Hugh MacLeod is having a tough time getting wifi to work on his Tablet PC to the point where he deems it necessary to write not one but two posts about it. To me the interesting thing is not so much the problem but the link trail around Robert Scoble’s site. I ended up here where Scoble talks about RSS, marketing and how he blew a fuse with a co-worker. You gotta give the man points for passion. Here’s (for me) the most interesting point:
Sorry, if you do a marketing site and you don’t have an RSS feed today you should be fired.
I’ll say it again. You should be fired if you do a marketing site without an RSS feed.
Saying that RSS is only for geeks today is like saying in 1998 that the Web was only for geeks.
Scoble then goes on to say:
Oh, but it gets even worse. “Can I download the videos?”
“No, the whole point of the site is to get people to visit and stick around.” (DAH note: where have I heard THAT before? Clue here)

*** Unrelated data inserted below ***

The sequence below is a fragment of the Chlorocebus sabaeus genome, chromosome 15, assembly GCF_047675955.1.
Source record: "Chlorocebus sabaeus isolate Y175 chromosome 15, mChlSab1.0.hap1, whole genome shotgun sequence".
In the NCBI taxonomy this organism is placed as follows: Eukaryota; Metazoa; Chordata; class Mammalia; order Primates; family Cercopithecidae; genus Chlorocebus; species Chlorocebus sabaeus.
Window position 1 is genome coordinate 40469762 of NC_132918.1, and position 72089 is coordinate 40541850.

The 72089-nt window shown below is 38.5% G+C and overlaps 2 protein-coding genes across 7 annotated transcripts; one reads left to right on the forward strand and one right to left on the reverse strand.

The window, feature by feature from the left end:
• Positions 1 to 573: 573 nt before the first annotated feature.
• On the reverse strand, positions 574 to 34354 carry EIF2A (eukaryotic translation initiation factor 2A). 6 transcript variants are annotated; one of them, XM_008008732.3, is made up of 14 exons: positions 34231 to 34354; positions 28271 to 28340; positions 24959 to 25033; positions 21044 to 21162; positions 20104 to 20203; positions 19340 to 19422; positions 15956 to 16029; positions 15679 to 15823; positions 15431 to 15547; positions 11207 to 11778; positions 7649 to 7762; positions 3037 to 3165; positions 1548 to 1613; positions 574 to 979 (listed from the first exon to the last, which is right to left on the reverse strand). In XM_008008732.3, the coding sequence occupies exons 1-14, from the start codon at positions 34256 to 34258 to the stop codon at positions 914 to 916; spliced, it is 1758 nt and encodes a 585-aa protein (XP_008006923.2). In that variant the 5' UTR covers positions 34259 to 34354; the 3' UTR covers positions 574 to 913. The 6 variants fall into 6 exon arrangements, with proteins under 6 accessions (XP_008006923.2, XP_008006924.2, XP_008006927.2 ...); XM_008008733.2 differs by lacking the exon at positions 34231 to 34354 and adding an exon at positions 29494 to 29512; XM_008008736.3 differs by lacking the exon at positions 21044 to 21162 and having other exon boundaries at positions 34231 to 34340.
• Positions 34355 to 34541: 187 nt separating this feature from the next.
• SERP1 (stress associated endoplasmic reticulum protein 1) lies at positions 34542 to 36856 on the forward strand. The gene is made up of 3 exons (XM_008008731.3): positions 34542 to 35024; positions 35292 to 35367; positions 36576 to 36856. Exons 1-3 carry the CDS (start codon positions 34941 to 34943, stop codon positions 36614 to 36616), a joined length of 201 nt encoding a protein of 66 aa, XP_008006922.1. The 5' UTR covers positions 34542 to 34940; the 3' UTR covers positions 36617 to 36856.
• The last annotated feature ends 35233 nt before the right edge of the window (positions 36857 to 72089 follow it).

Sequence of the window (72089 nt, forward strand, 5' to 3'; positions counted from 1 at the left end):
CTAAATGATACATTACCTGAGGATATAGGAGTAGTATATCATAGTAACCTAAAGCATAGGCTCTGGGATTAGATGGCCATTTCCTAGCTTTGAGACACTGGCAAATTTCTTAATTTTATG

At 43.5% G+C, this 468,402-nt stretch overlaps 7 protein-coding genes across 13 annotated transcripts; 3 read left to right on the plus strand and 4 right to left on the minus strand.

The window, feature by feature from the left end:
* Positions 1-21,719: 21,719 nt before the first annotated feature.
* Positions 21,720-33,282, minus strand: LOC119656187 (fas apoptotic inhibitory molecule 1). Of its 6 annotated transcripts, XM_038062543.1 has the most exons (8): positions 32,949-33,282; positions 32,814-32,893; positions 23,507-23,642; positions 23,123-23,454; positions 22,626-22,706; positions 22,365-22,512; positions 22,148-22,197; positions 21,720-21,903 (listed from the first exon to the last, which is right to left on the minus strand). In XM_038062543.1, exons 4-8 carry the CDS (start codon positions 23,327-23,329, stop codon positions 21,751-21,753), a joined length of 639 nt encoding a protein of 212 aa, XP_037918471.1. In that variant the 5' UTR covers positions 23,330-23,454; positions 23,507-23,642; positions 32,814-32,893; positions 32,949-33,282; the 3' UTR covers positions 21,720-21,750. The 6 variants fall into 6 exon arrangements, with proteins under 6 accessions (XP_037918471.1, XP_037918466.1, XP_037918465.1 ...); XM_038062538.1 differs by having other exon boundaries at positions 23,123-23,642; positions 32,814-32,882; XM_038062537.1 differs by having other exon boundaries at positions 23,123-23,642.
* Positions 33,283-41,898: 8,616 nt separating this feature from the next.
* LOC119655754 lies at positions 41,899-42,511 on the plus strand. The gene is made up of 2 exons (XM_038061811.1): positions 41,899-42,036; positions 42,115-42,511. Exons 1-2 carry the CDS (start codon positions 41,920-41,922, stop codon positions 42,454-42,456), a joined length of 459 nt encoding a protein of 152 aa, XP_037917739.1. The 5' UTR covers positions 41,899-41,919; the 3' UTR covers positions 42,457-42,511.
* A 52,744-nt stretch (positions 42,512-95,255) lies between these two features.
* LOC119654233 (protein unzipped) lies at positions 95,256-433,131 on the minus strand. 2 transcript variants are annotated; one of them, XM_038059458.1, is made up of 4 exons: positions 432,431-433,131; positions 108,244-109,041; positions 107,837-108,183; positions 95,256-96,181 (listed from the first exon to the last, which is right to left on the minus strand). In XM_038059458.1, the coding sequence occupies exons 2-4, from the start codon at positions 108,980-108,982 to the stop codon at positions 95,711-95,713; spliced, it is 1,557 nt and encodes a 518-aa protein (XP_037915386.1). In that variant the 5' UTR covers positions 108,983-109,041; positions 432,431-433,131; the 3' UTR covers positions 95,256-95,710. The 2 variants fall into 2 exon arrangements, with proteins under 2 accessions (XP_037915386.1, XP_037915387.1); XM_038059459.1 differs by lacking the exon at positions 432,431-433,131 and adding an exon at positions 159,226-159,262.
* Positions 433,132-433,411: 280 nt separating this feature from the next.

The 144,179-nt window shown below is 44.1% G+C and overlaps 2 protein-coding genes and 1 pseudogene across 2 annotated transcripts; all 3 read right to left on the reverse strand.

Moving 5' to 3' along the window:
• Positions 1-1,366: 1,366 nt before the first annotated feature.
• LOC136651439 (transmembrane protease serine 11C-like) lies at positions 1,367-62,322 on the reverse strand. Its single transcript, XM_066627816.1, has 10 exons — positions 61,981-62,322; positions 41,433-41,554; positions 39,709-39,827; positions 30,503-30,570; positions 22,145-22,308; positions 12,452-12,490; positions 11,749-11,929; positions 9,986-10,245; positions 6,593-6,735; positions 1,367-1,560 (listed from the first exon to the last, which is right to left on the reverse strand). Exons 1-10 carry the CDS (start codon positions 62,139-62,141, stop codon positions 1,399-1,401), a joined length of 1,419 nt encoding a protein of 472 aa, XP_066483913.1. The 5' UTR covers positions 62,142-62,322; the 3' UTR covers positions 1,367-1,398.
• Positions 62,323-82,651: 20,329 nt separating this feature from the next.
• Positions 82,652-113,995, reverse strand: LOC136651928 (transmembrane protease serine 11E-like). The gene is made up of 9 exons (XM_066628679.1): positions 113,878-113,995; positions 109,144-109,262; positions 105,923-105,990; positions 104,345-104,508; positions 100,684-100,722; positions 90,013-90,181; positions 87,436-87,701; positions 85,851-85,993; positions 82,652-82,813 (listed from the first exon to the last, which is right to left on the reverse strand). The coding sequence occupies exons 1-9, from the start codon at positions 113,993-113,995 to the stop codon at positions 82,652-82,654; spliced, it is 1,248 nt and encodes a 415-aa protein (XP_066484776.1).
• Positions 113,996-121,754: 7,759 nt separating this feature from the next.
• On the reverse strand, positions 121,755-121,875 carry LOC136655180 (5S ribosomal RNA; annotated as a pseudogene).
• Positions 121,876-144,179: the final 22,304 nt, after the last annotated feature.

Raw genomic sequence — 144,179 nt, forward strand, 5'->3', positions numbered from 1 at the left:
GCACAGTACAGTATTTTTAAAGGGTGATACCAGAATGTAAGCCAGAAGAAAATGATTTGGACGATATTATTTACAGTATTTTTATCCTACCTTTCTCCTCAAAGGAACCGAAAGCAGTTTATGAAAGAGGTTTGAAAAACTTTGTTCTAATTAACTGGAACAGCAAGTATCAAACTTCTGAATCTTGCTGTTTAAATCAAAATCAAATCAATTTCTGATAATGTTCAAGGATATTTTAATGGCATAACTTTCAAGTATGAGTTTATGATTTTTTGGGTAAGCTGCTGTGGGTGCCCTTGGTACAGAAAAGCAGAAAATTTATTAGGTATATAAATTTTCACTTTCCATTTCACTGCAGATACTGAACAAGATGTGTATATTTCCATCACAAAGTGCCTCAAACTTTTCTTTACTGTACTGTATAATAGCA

So, let me get this straight. You don’t have RSS feeds. That means I won’t be able to build a relationship with this site. You have a fake site so even if I tell my readers to visit it they’ll get there and feel dirty (and they can’t interact or do anything there either). You won’t let me download the videos to pass them around virally. Or remix them in fun ways.
Oh, and there’s no permalinks so even if I wanted to link you directly to a piece of content there I couldn’t.
To put this in perspective:
- Scoble’s talking about something developed inside Microsoft that didn’t have a mechanism for interacting with the reader
- The post was written 19th February, 2005. How many UK firms have sites with RSS and commenting capability? Very few.
To put even more perspective on this, I received a Skype message today saying the StartMEup project isn’t discoverable by RSS. It’s a WIP, barely has any content and is in ‘closed beta.’ Gimme a break – we’re only 3 days in. But my correspondent is right. People expect to find information in a discoverable manner. RSS is the way to go on this puppy.